One day you're minding your own business. Then somebody gets shot (right or wrong). And next day all the national news is there and people you've never seen are calling press conferences.

Let's take "outside agitator" off the list for legitimate historical reasons. (Or maybe those outsiders, in the name of MLK, should reclaim the term.)

Is Al Sharpton a "freedom rider"?
What about west coast anarchists? Certainly outsiders can agitate -- for good and for bad -- in an attempt to brew up a local shit storm.

Jay Livingston said...

It's less important to come up with a different term than it is to avoid this one.

When pro-lifers come from out of town to harass clients and staff at family planning centers, nobody calls them outside agitators. Rightly so. They are not trying to get people to see things they hadn't seen, to know things they hadn't known; they are not offering new possibilities. They're just trying to make life miserable for people who do stuff they don't like. They're just called demonstrators (though some of the people who don't like them call them terrorists).

The term is literally accurate for people like ML King. But when those in power use it (and it's always those in power who use it), it implies a mentality of paternalistic racism. They might as well be announcing themselves as ante-bellum plantation owners.

What the official mouthpieces of the police should do is avoid that mentality and confront the issues raised. Failing that, they should try to avoid the appearance of that mentality.

Moskos said...

Yes, for their sake. But I can't help be somewhat pleased when people show the actual substance of their mentality.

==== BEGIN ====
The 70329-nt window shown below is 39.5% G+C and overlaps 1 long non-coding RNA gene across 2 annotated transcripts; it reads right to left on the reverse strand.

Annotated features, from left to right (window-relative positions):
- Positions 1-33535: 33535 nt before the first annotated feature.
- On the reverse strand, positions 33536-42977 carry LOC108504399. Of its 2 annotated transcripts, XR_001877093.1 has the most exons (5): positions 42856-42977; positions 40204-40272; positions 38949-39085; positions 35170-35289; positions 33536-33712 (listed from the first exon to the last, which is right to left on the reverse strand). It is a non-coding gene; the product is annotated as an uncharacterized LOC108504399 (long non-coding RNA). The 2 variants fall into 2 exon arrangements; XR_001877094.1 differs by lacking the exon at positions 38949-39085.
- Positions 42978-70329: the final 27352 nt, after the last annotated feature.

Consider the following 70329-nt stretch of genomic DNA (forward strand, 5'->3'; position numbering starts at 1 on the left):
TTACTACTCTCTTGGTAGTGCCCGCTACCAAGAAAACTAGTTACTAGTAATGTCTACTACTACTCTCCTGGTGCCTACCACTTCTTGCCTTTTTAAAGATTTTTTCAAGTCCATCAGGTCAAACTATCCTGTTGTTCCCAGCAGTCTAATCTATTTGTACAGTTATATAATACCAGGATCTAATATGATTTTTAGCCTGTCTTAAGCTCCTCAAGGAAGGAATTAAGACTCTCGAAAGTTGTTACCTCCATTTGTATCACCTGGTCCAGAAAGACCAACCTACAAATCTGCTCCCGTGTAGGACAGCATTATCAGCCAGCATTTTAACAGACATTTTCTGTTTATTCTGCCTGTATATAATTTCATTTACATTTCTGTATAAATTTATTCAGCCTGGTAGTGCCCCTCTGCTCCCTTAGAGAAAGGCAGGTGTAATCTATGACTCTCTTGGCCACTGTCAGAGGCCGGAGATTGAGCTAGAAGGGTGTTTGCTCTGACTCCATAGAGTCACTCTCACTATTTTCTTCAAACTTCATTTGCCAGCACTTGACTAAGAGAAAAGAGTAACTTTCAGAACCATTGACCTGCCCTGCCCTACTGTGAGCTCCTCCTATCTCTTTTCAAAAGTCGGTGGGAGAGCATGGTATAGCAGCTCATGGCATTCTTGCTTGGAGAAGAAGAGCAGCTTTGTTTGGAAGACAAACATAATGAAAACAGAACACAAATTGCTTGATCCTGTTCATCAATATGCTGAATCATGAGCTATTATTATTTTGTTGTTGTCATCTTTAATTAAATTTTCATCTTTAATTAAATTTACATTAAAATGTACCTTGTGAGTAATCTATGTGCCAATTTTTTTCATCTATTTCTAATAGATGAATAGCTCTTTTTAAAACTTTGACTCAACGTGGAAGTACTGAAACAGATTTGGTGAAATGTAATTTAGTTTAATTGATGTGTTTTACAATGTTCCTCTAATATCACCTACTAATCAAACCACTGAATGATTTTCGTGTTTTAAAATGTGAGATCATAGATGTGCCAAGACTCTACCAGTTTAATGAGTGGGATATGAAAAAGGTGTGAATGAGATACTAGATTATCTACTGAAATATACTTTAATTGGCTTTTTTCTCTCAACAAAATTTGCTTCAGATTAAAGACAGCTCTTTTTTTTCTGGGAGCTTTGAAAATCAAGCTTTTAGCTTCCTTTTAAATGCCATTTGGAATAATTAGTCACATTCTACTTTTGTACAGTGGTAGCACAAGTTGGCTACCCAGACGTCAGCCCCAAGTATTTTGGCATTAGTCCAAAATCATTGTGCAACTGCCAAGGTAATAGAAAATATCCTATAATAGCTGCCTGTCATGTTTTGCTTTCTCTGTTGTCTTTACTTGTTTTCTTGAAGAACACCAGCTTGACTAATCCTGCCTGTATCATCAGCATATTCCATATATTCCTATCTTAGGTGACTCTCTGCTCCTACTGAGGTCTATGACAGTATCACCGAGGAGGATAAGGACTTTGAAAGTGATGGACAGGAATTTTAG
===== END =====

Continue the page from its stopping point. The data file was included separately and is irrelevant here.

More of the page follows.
David Woycechowsky said...

yes, yes, a loaded gun found near the body answers all questions, of course.

cap vandal said...

When you go to the grocery, they advertise USDA Prime grass fed beef.

Not dead animals for sale.

Social justice Advocate? Or Professional Race Agitators?

We know which label is equivalent to dead meat.

Moskos said...

David, I’m trying to have a serious discussion here. You are not helping.

I don't think you can give me three cases of a "drop gun" that police have used in the past three decades. Hell, I don't know of one.

I can give you 100 cases where unarmed men has been killed by police and “drop guns” sure would have come in handy for the police! Sean Bell. Diallo. I can give you half dozen in the past year (starting with Michael Brown and Walter Scott).

So now you've now raised two points in the past week or so that I'm not willing to debate on this blog (unless you have actually evidence about Baltimore cops shooting people and planting guns).

To you perhaps police are just some abstract concept or stereotype. To me, though I don't think I know these officers personally, I see them as friends, coworkers, and individual human beings. I also know, had I remained there on the job, it could have been me who had to pull the trigger.

I'm tempted to start delete all your comments, something I've only done once before on this blog. And I will if you continue to raise points that cannot be debated because they have no validity. As far as I’m concerned, I owe you nothing and could not care less if you contribute comments or read this blog.

But you have contributed a lot to the comments on this blog over time, so I'm willing to cut you some slack.

But say in a mocking way that "a loaded gun found near the body answer all questions" is nothing more than trolling. To me, a loaded gun does answer all questions. To say otherwise, based on nothing but preconceptions and ideology is insulting to me and the Baltimore police officers who had to shoot an armed man. I strongly suspect that you have never faced off with an armed threat. So please, at least here, do not mock those who do.